In October 2017, the Department of Health and Human Services officially declared that the opioid crisis constituted a nationwide public health emergency1. The recent recognition of ubiquitous over-prescription of opioids from physicians and policy-makers concurs with this statement. Opioid monotherapy may be considered the standard of care at multiple healthcare institutions given its high magnitude analgesic qualities. However, as noted in the public health emergency declaration, opioid monotherapy is associated with several adverse effects, from respiratory depression to delirium, that may impede post-operative recovery. In response to this scenario, it is introduced that multi-modal pain regimens may affect post-operative pain control for patients, serving as an alternative solution.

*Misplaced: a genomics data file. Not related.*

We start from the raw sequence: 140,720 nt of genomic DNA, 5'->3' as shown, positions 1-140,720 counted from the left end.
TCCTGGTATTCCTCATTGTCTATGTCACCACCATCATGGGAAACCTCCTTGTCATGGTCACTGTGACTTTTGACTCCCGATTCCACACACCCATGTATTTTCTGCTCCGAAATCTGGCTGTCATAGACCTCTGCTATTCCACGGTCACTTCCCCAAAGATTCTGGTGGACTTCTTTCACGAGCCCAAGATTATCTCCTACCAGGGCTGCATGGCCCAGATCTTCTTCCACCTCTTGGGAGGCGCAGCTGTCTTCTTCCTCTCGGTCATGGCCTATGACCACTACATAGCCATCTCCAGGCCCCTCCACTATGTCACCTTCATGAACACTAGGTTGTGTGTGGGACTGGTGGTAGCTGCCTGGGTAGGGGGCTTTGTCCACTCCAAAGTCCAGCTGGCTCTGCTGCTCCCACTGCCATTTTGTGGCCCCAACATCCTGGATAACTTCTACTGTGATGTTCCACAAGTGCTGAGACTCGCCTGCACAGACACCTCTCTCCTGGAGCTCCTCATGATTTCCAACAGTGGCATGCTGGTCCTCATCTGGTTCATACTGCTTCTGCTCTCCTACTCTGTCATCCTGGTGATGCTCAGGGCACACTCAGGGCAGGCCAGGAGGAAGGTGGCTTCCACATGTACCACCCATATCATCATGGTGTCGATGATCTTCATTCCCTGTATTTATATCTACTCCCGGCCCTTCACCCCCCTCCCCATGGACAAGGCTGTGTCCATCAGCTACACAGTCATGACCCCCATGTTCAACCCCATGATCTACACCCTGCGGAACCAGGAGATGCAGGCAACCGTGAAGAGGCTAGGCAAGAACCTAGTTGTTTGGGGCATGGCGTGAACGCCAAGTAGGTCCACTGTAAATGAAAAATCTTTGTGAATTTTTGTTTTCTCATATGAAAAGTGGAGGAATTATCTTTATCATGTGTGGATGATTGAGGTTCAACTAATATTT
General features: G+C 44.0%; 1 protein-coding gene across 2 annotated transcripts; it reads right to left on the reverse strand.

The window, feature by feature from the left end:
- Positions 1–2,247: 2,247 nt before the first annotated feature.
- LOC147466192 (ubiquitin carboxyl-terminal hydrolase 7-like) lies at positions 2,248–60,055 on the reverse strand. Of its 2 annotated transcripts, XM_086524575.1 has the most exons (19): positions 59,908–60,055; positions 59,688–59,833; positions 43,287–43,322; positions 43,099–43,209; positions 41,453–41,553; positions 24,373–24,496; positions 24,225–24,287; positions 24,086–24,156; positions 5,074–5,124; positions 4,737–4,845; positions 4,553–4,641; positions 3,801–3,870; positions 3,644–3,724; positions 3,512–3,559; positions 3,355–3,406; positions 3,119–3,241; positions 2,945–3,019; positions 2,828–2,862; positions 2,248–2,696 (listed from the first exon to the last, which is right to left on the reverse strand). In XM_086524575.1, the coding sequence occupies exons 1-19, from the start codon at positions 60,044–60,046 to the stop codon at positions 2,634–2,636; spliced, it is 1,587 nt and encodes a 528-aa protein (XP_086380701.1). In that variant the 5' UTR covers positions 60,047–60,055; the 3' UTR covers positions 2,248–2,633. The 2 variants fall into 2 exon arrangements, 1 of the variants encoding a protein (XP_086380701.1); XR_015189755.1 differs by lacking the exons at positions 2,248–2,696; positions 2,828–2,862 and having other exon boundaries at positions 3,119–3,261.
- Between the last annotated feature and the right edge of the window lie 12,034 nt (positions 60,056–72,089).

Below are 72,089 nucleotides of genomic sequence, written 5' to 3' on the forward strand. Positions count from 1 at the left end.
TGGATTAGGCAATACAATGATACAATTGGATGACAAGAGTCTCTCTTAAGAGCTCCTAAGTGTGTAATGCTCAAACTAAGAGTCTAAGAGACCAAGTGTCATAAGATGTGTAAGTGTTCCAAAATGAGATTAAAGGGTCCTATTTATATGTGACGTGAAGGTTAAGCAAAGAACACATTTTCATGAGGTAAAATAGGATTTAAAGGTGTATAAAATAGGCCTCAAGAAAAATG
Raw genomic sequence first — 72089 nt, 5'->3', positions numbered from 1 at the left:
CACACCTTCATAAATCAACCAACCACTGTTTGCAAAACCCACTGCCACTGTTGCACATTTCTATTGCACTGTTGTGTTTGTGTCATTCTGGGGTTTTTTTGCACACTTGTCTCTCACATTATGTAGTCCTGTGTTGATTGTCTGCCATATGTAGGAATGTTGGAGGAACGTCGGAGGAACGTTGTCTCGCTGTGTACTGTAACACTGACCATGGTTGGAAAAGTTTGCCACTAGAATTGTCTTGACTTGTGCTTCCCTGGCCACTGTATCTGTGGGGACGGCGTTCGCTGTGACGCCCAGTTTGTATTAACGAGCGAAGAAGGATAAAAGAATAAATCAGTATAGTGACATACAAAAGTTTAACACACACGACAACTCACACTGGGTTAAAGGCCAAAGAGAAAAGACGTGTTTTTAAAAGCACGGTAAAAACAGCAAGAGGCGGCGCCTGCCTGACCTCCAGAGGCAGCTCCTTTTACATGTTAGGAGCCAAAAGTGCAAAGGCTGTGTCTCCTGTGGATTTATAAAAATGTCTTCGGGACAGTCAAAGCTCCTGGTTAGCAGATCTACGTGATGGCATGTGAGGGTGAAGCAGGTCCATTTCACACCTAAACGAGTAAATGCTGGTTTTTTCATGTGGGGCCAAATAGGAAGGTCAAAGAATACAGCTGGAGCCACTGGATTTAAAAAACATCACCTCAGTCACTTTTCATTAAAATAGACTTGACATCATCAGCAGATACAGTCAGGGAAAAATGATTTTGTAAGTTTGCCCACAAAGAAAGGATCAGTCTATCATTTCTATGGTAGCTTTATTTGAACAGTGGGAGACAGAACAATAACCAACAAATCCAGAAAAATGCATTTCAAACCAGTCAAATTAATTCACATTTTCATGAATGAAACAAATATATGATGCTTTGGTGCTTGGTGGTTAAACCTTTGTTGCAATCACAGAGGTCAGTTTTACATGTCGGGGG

Multi-modal pain regimens, also known as multi-modal analgesia, are comprised of two or more pain relief treatments administered simultaneously. The treatments may be pharmacologic agents, such as opioids, anticonvulsants, and benzodiazepines, or non-pharmacologic treatments such as applied heat or ice, massage, or electroanalgesia2. In a broad sense, the appropriate multi-modal pain regimen is decided by anesthesiologists, surgeons and other perioperative physicians. It may vary d